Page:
In the middle of 2014, the Treasury, on behalf of Consumer Affairs Australia and New Zealand, conducted a consultation process on Extending Unfair Contract Term Protections to Small Businesses.
The Federal Government has recently confirmed its position in response to the consultation responses.
Whilst the relevant Bill is yet to be introduced into Parliament, the Prime Minister and Federal Small Business Minister have confirmed that they intend for the current prohibitions on ‘unfair contract terms’ (UCT) that benefit consumers, be extended to also provide protections to small businesses.
This was the ‘preferred option’ in the consultation paper, and makes good on the Government’s election promise on this issue.
What is the current law?
Currently, The Australian Consumer Law states that a term of a standard form consumer contract is void if it is unfair. The consequence is that the contract, assuming it can still operate, remains binding, but the relevant unfair term is unenforceable.
A document is a ‘consumer contract’ if it is for the supply of goods, services or an interest in land to an individual, where the individual is acquiring the goods, services or interest for wholly or predominantly personal, domestic or household purposes.
There is a rebuttable presumption that a contact is a ‘standard form’ contract, but a court can consider all relevant matters when determining this.
A term of a standard form consumer contract will then be unfair if it:
- would cause a significant imbalance in the parties’ rights and obligations under the contract
- is not reasonably necessary in order to protect the legitimate interests of one of the parties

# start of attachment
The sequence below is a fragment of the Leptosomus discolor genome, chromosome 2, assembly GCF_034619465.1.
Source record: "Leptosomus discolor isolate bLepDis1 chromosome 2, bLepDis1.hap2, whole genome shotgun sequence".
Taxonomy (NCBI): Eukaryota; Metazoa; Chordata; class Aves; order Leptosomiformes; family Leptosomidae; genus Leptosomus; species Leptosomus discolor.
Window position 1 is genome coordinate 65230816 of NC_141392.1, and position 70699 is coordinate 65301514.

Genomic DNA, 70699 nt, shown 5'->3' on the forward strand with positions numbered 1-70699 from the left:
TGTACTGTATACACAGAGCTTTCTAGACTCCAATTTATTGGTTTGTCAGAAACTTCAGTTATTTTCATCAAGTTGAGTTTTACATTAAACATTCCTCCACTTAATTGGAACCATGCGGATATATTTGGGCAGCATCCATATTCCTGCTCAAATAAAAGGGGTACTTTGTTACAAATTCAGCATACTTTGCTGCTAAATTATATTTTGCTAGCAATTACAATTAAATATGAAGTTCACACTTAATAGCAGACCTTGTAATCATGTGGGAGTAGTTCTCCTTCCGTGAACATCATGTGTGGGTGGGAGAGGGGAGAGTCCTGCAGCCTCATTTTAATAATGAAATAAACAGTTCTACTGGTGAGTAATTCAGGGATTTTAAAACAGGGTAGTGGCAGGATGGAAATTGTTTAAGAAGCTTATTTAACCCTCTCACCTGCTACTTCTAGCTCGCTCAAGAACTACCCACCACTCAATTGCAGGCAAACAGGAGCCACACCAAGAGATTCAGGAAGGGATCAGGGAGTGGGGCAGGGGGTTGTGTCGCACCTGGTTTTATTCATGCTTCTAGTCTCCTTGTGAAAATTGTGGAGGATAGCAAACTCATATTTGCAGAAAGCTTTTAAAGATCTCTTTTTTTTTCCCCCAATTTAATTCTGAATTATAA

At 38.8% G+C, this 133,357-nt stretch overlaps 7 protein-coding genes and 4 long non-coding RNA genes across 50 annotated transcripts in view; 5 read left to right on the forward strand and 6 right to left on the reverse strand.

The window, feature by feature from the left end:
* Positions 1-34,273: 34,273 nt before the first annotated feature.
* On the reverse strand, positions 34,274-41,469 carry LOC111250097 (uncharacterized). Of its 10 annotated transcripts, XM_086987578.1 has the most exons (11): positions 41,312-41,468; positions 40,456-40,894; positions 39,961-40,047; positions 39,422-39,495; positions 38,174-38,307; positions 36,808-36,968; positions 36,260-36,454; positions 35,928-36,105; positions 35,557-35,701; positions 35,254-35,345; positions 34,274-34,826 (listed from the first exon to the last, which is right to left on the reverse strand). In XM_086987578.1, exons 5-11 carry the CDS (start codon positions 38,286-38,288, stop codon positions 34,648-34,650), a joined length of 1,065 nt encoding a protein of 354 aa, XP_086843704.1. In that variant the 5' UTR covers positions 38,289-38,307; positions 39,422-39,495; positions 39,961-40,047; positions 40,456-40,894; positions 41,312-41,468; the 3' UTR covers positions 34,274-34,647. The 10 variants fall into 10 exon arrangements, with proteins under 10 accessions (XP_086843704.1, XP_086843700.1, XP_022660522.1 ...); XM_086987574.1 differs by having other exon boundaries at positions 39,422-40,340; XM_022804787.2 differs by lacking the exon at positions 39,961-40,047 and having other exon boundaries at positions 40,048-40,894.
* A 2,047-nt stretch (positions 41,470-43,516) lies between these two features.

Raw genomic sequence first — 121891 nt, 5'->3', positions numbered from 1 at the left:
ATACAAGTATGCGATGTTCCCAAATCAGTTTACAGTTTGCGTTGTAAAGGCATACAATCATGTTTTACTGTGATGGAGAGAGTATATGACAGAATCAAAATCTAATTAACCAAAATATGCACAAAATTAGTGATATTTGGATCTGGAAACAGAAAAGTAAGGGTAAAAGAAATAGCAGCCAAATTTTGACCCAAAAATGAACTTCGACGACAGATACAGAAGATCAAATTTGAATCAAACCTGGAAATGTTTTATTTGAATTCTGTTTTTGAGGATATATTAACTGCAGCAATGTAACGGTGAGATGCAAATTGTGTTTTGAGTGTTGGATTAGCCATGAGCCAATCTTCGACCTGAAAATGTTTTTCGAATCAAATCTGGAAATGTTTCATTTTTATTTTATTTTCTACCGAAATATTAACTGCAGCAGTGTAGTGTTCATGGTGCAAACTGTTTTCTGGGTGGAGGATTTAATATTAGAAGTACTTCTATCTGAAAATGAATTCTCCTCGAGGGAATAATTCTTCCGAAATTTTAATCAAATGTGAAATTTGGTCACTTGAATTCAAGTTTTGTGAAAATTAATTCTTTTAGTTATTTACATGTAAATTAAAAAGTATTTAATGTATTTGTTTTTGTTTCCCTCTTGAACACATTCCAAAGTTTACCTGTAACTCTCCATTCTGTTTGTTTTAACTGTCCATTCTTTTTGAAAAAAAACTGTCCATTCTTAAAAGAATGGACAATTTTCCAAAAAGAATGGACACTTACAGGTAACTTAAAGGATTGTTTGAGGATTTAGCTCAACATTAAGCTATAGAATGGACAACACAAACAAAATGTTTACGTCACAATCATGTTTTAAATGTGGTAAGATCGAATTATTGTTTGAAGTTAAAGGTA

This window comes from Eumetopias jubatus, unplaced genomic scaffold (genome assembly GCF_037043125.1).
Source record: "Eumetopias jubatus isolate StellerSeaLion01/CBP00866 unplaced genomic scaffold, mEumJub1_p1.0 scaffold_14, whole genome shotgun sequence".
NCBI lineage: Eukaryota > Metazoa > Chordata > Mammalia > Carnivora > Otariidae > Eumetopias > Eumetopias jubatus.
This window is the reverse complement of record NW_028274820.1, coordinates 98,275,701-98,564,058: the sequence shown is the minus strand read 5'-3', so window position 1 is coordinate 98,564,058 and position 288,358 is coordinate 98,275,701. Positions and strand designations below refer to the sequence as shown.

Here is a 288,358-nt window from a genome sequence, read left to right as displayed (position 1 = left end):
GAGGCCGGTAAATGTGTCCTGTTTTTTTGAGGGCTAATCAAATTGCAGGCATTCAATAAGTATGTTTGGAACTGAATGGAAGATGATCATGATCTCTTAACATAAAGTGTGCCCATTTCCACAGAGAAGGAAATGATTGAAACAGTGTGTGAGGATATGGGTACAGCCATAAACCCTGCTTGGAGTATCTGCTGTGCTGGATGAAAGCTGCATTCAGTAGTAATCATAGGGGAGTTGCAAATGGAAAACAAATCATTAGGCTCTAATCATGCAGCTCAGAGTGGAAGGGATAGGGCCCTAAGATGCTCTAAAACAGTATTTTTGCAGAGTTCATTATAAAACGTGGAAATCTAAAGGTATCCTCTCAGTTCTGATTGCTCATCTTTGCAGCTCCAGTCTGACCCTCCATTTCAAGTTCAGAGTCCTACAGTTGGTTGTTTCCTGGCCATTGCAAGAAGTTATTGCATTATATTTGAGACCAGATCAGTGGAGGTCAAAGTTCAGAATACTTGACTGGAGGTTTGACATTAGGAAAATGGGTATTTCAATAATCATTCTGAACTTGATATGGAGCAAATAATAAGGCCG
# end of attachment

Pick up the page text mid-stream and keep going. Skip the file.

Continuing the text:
- would cause detriment to either party (whether financial or otherwise) if applied or relied on.
What is proposed?
The Federal Government has committed to providing additional protections to small businesses by extending the existing UCT provisions to apply to them.
The key issue is obviously how the pending Bill will define who is a ‘small business’. Whilst a number of different options on this issue were set out in the consultation paper, Mr Billson’s press release indicates that the UCT provisions will apply to “low value standard form contracts”. The other options set out in the consultation paper were:
- extending the UCT protections to all non-publically listed companies
- extending the UCT protections to apply to business that fell below a certain turnover threshold
- extending the UCT protections to apply to businesses with less than a certain number of employees.
Will any new laws apply to franchise agreements?
The application of the proposed laws to franchising and retail leasing will be a significant issue, as these types of agreements are already highly regulated.
For franchise agreements, which are long term agreements, a degree of flexibility is practically essential. However, whilst industry lobby groups have pushed for specific exclusions, no such exclusions have yet been flagged by the Minister. Indeed, Mr Billson’s press release specifically refers to unfair conduct in retail outlet leases.
What is the intended timing?
It was originally intended that the new laws would commence in July, but it is likely that the Bill will only be introduced to Parliament in April at the earliest.
Any introduction of the laws will require an intergovernmental agreement and approval of the States and Territories.
What to do now – stay tuned!
Before seeing the Bill, and the specific drafting of the laws (and definition of the contracts that will be caught), any significant redrafting of B2B contracts may be premature.
However, you should begin thinking about how your business practices may need to change as a consequence of any new laws. For example, it may be that:
- you enter into more negotiations regarding franchise agreements in the future, to limit the risk of a contract being deemed to be a ‘standard form’
- franchisors elect to involve franchisees further in their negotiations with landlords regarding a head lease, to limit the risk of a sublease or outlet licence being deemed a standard form contract
- you may decide to delete any terms that have a high likelihood of being deemed to be unfair from your affected contracts in the future.